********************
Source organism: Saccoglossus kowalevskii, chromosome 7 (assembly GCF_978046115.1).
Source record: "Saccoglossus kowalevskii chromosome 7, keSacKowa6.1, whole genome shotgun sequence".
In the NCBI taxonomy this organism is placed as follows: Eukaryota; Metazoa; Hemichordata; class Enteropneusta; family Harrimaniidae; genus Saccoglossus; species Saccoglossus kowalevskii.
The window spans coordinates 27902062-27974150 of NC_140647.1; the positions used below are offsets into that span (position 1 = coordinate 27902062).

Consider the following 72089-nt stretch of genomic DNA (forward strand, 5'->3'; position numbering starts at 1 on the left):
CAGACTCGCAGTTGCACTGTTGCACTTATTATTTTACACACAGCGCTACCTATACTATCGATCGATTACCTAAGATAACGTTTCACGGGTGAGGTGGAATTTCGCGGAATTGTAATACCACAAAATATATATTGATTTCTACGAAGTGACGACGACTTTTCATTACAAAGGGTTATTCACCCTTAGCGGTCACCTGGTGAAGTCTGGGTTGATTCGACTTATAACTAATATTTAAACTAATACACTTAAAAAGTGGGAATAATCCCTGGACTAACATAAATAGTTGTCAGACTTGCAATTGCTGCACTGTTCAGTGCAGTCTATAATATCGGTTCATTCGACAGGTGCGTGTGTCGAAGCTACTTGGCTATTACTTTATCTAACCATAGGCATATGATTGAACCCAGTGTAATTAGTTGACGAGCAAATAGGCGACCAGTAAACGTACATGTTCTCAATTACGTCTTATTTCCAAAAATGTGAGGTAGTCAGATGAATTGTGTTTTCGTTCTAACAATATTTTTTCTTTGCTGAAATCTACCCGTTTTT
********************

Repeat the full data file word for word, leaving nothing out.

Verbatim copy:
Source organism: Saccoglossus kowalevskii, chromosome 7 (assembly GCF_978046115.1).
Source record: "Saccoglossus kowalevskii chromosome 7, keSacKowa6.1, whole genome shotgun sequence".
In the NCBI taxonomy this organism is placed as follows: Eukaryota; Metazoa; Hemichordata; class Enteropneusta; family Harrimaniidae; genus Saccoglossus; species Saccoglossus kowalevskii.
The window spans coordinates 27902062-27974150 of NC_140647.1; the positions used below are offsets into that span (position 1 = coordinate 27902062).

Consider the following 72089-nt stretch of genomic DNA (forward strand, 5'->3'; position numbering starts at 1 on the left):
CAGACTCGCAGTTGCACTGTTGCACTTATTATTTTACACACAGCGCTACCTATACTATCGATCGATTACCTAAGATAACGTTTCACGGGTGAGGTGGAATTTCGCGGAATTGTAATACCACAAAATATATATTGATTTCTACGAAGTGACGACGACTTTTCATTACAAAGGGTTATTCACCCTTAGCGGTCACCTGGTGAAGTCTGGGTTGATTCGACTTATAACTAATATTTAAACTAATACACTTAAAAAGTGGGAATAATCCCTGGACTAACATAAATAGTTGTCAGACTTGCAATTGCTGCACTGTTCAGTGCAGTCTATAATATCGGTTCATTCGACAGGTGCGTGTGTCGAAGCTACTTGGCTATTACTTTATCTAACCATAGGCATATGATTGAACCCAGTGTAATTAGTTGACGAGCAAATAGGCGACCAGTAAACGTACATGTTCTCAATTACGTCTTATTTCCAAAAATGTGAGGTAGTCAGATGAATTGTGTTTTCGTTCTAACAATATTTTTTCTTTGCTGAAATCTACCCGTTTTT